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Our Exclusive Insider Tips for Raising Broiler Chickens

This is just a fun post about our experiences with raising Cornish x Rock cross chickens.

On our Homesteading journey, we have trialed different types of meat chickens. Mostly for our own use but we have sold some with great results.

Here are the top ten things I have learned with raising meat chickens.

1.      They are their own mutant Frankenstein chicken.

For anyone who is new to the chicken scene, Cornish x Rock cross chickens are just that, a cross between two normal chickens that when combined create a Frankenbird of ginormous proportions.

Not only are these birds huge, but also they have thin, easy to pluck feathers as well. They are designed to be efficient meat birds.

2.      They are unable to breed or lay eggs.

Most chickens are sexually mature at six months old. Even if you did not butcher the chickens at eight weeks, they would die from obesity or heart related issues.

If by chance they did live to the six-month point, the cockerels (young male chicken) would not be able to mount and breed with a hen. If a hen were to be bred, she would be too obese to pass an egg and would become egg-bound and die.

It is far more humane to butcher them at six to eight weeks.

3.      They are very food aggressive.

I learned this with the first group that we raised to butcher. Every time I would put my hand in their coop, they would rush over and attack my fingers.

Talk about biting the hand that feeds you. I knew that if I fell in, they would not hesitate in trying their best to eat me alive.

Which brings me to my next point:

4.      Do not fall into the coop.

Enough said.

5.      They will eat until they cannot move.

It is important to feed them once a day. If given free choice food, the chickens will eat until they die. Fresh water should always be available.

6.      You must butcher them between eight to ten weeks.

We could not get our second batch of chickens butchered in time and by the time 13 weeks rolled around, our chickens were the size of turkeys. We told the butcher to halve anything over six pounds and they all came back halved. Some even weighed close to five pounds cut in half!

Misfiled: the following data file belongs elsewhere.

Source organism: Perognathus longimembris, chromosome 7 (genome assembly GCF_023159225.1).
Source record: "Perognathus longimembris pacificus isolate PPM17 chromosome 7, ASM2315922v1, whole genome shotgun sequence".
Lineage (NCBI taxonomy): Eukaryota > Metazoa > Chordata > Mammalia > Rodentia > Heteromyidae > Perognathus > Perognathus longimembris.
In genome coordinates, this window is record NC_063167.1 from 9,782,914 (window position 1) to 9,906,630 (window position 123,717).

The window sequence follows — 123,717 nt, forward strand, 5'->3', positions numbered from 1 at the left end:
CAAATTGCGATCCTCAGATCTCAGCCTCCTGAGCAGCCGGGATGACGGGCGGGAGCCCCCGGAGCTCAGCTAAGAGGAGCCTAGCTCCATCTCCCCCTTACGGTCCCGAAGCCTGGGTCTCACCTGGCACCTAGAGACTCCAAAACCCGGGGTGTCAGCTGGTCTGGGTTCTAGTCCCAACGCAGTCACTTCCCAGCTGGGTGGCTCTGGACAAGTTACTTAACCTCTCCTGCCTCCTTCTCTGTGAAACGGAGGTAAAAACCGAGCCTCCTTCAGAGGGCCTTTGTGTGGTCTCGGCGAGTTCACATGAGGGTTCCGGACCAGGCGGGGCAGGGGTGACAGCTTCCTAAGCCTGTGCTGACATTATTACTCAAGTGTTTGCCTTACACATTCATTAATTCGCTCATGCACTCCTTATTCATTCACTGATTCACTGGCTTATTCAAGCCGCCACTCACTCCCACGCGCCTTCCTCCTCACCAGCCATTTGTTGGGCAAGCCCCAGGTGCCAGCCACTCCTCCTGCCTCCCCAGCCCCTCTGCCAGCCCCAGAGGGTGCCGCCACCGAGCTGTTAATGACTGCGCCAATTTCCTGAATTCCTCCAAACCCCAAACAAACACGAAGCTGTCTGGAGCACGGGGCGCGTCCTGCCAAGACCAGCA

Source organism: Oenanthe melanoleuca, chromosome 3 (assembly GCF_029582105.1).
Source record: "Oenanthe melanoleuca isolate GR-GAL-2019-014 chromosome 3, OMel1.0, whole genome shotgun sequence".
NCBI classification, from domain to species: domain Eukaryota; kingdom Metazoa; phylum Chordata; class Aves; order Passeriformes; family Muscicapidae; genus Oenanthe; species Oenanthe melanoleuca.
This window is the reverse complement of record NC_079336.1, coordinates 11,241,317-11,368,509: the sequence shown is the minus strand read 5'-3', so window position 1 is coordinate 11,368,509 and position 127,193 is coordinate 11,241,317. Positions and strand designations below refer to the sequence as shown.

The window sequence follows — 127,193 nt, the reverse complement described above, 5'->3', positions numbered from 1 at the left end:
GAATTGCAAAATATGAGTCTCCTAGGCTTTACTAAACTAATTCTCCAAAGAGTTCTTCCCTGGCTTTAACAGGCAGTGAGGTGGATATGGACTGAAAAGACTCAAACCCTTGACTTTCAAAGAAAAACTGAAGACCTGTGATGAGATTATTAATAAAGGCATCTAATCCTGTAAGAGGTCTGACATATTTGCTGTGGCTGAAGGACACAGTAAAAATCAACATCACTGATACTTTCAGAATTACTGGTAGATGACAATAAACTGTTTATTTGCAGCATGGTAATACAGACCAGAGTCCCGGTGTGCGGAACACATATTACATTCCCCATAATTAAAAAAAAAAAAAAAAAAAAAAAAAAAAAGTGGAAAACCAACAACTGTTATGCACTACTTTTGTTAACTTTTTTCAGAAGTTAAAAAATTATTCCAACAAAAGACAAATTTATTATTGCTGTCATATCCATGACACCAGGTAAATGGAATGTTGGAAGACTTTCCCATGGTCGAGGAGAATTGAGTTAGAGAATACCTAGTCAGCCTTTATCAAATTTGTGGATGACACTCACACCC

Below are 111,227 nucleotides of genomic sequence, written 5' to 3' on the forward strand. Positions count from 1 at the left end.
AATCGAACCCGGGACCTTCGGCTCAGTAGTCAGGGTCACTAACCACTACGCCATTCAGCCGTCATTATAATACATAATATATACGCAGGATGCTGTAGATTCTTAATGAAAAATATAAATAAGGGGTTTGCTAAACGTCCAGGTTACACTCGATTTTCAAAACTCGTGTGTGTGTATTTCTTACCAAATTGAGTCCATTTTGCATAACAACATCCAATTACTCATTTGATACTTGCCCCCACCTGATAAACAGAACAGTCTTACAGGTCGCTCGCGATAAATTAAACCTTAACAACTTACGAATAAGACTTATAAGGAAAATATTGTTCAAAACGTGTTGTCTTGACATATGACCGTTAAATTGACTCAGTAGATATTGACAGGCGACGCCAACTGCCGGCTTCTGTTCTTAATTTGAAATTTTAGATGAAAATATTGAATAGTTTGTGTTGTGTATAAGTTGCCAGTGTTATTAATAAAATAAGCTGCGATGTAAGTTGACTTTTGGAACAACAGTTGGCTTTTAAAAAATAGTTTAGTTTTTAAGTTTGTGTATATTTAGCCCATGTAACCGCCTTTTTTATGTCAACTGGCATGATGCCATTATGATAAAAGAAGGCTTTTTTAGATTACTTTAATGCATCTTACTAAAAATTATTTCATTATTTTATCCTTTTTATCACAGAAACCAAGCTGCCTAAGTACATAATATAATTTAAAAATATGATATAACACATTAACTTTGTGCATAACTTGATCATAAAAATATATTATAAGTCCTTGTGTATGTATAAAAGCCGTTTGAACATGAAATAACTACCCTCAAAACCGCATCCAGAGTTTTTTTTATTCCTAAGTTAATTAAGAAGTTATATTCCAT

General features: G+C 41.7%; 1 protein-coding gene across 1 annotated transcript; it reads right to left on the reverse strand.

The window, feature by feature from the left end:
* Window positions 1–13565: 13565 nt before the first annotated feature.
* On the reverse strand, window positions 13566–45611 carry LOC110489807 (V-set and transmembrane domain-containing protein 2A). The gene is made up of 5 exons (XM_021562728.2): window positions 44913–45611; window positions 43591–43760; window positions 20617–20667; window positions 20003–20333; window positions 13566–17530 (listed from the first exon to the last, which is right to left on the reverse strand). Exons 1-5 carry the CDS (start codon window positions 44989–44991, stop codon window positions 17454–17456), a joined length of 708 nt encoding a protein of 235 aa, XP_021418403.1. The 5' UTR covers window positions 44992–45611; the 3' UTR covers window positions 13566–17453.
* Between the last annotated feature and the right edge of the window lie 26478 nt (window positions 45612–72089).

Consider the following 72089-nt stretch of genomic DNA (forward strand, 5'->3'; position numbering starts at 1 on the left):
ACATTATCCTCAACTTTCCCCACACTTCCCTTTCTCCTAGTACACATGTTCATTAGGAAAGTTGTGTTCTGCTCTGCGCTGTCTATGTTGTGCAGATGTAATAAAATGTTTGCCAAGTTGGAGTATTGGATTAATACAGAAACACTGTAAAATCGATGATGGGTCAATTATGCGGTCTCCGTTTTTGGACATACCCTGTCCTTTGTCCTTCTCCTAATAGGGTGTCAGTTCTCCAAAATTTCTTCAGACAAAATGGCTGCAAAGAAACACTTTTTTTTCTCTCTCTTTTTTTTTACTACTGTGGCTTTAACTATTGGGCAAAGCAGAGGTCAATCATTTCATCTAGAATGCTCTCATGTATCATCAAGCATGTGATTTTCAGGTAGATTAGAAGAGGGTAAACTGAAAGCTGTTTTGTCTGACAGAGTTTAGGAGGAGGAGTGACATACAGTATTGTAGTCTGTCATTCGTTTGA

It is amazing what a difference a few weeks can make.

7.      They look like bats when they are too large.

We had trouble finding someone to help us butcher our chickens. We could have done it ourselves, but with the proper pieces of equipment, it makes a nicer finished bird with a lot less work.

Our second round of chickens were butchered at 13 weeks. In the end, most of the chickens were using their wings to help stabilize themselves as they walked. To me, they looked like bats crawling around on the ground.

8.      Difficult to free range.

With an appetite as large as a Cornish – Rock cross, free ranging them alone will not satisfy their over indulgent selves.

We do have ours outside on grass, but they do not scratch the ground as regular chickens do. They will however, eat anything placed in front of them, be it grass, bugs, or another chicken.

The chickens also cannot out run a predator, so we keep ours in a chicken tractor that my husband built. Every day we move the chicken tractor so the chickens get fresh grass to munch.

9.      Needs to be separated from layer chicks due to their size.

We start all of chicks together, and then around the three-week mark we have to separate them. Do not worry; it is easy to tell which are layers and which are meat birds.

If the birds get chilly, they huddle together to keep warm. Since the Cornish crosses are so much larger than their layer counter parts, the meat bird will accidentally smother the layer chicks.

The meat birds also tend to hog the feed trough and not let the layers get their ration. This can cause stunted growth and may cause a delay in egg production.

10.  They are delicious!

These chickens have been developed to be a high yielding meat making machine, and they are super tasty.

I hope that this post has given you some insight to the things no one else may tell you about raising meat birds.

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